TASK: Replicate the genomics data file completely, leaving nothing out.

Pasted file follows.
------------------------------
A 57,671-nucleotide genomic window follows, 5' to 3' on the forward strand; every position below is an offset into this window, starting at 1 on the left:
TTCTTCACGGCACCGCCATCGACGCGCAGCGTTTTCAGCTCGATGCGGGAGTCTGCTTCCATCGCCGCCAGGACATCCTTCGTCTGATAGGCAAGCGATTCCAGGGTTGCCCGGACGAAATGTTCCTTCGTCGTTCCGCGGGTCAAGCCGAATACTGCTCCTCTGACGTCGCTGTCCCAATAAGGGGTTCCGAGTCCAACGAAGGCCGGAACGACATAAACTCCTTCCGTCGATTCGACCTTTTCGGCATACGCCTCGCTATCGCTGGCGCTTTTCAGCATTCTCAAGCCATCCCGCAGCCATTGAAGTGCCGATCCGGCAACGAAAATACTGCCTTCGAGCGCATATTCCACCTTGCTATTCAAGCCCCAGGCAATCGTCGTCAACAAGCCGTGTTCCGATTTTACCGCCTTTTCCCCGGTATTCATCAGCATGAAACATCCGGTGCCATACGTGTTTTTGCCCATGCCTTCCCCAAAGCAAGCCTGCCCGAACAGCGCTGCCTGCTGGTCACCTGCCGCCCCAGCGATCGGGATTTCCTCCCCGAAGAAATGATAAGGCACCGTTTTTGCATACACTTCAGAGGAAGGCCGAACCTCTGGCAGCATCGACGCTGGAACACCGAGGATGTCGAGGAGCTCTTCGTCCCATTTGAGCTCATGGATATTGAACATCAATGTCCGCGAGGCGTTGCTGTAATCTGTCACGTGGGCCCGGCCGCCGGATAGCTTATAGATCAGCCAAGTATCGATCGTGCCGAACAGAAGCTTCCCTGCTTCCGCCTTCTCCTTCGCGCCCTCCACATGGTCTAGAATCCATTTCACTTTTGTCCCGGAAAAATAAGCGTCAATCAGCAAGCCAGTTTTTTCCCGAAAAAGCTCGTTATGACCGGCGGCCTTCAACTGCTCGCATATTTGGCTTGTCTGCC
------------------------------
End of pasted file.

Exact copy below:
A 57,671-nucleotide genomic window follows, 5' to 3' on the forward strand; every position below is an offset into this window, starting at 1 on the left:
TTCTTCACGGCACCGCCATCGACGCGCAGCGTTTTCAGCTCGATGCGGGAGTCTGCTTCCATCGCCGCCAGGACATCCTTCGTCTGATAGGCAAGCGATTCCAGGGTTGCCCGGACGAAATGTTCCTTCGTCGTTCCGCGGGTCAAGCCGAATACTGCTCCTCTGACGTCGCTGTCCCAATAAGGGGTTCCGAGTCCAACGAAGGCCGGAACGACATAAACTCCTTCCGTCGATTCGACCTTTTCGGCATACGCCTCGCTATCGCTGGCGCTTTTCAGCATTCTCAAGCCATCCCGCAGCCATTGAAGTGCCGATCCGGCAACGAAAATACTGCCTTCGAGCGCATATTCCACCTTGCTATTCAAGCCCCAGGCAATCGTCGTCAACAAGCCGTGTTCCGATTTTACCGCCTTTTCCCCGGTATTCATCAGCATGAAACATCCGGTGCCATACGTGTTTTTGCCCATGCCTTCCCCAAAGCAAGCCTGCCCGAACAGCGCTGCCTGCTGGTCACCTGCCGCCCCAGCGATCGGGATTTCCTCCCCGAAGAAATGATAAGGCACCGTTTTTGCATACACTTCAGAGGAAGGCCGAACCTCTGGCAGCATCGACGCTGGAACACCGAGGATGTCGAGGAGCTCTTCGTCCCATTTGAGCTCATGGATATTGAACATCAATGTCCGCGAGGCGTTGCTGTAATCTGTCACGTGGGCCCGGCCGCCGGATAGCTTATAGATCAGCCAAGTATCGATCGTGCCGAACAGAAGCTTCCCTGCTTCCGCCTTCTCCTTCGCGCCCTCCACATGGTCTAGAATCCATTTCACTTTTGTCCCGGAAAAATAAGCGTCAATCAGCAAGCCAGTTTTTTCCCGAAAAAGCTCGTTATGACCGGCGGCCTTCAACTGCTCGCATATTTGGCTTGTCTGCC